Fiction – paperback; Harper Collins; 400 pages; 2003.
If you have ever worked for an unreasonable boss or taken a job where you have had to compromise your values, then this book is likely to appeal.
I don’t normally “do” chick-lit but I raced through The Devil Wears Prada if only because the plight of the narrator — Andrea Sachs, who takes a job as an editorial assistant on a fashion magazine — resonated so strongly with me, because, I, too, have worked on a successful magazine, albeit not one quite as glamorous as the title portrayed here.
In this book Andrea, a recent college graduate, dreams of writing for the New Yorker. But she knows that hitting such heights requires some legwork and experience, so when she lands the job “that millions would die for” on a glossy fashion magazine in Manhattan she’s prepared to put in the hard graft. What she isn’t quite prepared for is that her boss, Miranda Priestly, is a high-flying control-freak, a kind of cross between Cruella De Vil and Hitler, that sets out to make her job — and her life — hell.
Along the way Andrea must accomplish all kinds of near-impossible tasks to perfection (or risk being fired) while juggling relationships with a long-term boyfriend, Alex, and her best friend, Lily, both of whom she begins to neglect — with dire consequences — as her working life takes its toll. Throw in a smattering of light romance and a lot of humour, some travel tales and an overload of sordid insights into the dual worlds of fashion and magazine publishing, and you can’t really go wrong.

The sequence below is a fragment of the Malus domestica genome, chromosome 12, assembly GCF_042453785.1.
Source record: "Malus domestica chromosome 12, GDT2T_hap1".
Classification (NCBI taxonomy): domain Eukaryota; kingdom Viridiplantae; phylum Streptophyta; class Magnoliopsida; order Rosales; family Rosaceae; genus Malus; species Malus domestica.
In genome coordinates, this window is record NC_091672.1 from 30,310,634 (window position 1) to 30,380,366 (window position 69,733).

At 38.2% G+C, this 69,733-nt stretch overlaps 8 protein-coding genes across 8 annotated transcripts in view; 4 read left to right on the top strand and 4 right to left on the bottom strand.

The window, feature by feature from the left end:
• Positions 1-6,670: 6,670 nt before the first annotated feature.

As a debut novel, The Devil Wears Prada is a remarkably accomplished tale that treads a fine balance between all-out farce and Ugly Betty-type soap opera. That everything rings true says a lot for the author’s story-telling abilities. I particularly liked Andrea’s voice, which is sharp, sassy and intelligent — if not terribly wise.
While the plot is not particularly strong — it’s simply a year in the life of the narrator — and is riddled with holes, Weisberger knows how to keep the reader on the edge of her seat. For instance, Andrea does not actually meet her boss from hell until about a third of the way through the book, which builds up the tension to almost palpable proportions.
The narrator’s sense of moral outrage also helps propel the story along. As a reader you long to know if she will ever dish out as good as she gets… but if I told you, that would spoil things, wouldn’t it?
The Devil Wears Prada is a light, fun and entertaining read, perfect if you want to check your brain into neutral or stay in your pyjamas all day.